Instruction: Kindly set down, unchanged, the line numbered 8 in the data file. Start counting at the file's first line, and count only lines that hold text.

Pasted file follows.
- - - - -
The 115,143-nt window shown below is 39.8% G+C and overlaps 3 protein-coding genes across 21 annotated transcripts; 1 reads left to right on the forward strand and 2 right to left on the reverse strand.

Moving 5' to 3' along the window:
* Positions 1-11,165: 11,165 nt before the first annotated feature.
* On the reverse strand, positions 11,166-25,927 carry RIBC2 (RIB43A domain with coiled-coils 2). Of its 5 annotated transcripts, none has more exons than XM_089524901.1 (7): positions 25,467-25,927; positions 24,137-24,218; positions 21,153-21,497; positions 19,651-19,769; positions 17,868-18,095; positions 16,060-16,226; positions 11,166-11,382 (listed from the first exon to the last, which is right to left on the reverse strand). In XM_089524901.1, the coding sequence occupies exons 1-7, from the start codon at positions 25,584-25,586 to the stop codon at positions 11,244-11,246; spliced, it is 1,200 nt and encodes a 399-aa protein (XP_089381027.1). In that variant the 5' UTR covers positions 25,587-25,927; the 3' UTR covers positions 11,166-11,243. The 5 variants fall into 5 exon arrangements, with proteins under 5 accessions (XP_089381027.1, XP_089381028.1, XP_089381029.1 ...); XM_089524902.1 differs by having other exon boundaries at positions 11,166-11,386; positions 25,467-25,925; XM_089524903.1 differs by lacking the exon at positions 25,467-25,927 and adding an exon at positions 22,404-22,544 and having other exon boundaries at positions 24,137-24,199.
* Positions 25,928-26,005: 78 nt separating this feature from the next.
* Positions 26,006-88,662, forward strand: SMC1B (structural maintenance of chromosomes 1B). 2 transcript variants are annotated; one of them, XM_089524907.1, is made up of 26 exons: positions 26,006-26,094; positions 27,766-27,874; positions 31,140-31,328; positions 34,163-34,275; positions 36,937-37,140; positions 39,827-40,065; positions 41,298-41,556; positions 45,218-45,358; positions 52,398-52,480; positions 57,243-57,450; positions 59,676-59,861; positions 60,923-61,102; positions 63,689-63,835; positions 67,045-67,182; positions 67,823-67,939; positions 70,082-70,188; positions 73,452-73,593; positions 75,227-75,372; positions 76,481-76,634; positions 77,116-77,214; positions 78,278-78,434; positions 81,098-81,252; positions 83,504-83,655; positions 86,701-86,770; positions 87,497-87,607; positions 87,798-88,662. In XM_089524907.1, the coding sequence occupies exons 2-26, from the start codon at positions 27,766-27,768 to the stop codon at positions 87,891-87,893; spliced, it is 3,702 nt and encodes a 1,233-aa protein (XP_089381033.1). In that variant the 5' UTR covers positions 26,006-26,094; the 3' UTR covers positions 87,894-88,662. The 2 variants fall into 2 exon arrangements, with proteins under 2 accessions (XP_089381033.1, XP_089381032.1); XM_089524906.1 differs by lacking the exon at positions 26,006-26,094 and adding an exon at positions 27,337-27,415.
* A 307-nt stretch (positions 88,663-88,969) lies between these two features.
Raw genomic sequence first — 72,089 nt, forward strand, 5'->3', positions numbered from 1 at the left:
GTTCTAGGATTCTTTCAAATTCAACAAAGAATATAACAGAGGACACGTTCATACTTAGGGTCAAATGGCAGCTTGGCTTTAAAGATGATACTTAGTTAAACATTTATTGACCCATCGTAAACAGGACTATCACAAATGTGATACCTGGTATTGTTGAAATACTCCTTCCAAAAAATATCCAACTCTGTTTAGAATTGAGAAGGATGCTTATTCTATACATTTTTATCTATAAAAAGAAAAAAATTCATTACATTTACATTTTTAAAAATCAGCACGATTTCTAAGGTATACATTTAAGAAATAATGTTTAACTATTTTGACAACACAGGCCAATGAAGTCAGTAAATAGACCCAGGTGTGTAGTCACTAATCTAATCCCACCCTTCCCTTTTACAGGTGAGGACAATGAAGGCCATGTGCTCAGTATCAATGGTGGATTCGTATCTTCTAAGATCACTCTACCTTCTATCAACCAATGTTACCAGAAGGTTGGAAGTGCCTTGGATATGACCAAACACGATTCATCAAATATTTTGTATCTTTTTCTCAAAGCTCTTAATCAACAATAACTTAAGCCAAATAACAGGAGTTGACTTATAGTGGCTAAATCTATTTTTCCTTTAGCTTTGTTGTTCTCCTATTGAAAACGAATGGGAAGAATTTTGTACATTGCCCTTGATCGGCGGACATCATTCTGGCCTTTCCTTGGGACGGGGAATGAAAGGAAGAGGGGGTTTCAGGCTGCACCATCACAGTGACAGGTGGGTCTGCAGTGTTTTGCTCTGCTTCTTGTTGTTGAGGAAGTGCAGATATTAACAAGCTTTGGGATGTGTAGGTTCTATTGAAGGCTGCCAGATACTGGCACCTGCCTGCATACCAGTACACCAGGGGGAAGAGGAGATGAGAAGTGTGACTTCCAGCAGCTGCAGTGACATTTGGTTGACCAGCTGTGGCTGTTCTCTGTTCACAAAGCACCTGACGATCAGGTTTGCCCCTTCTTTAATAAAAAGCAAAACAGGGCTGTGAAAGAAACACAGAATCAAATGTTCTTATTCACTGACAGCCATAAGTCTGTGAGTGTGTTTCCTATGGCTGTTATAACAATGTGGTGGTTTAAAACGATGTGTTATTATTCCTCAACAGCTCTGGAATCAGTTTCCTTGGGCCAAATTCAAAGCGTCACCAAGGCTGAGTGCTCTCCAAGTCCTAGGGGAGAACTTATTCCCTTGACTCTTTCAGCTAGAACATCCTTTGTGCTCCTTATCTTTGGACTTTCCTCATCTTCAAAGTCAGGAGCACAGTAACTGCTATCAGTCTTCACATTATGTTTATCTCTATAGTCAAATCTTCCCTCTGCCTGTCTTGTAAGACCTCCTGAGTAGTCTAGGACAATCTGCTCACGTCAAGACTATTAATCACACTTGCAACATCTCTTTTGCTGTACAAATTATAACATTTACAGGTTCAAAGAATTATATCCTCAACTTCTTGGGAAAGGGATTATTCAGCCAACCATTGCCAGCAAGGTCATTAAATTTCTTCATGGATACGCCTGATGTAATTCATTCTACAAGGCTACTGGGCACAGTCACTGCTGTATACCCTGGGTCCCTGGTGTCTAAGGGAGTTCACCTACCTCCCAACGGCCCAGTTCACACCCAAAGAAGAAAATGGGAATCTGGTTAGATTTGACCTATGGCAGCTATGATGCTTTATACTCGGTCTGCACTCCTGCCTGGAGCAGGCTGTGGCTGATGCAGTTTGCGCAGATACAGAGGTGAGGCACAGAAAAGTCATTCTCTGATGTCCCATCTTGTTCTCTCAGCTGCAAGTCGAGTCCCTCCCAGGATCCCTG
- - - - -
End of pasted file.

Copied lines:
Raw genomic sequence first — 72,089 nt, forward strand, 5'->3', positions numbered from 1 at the left: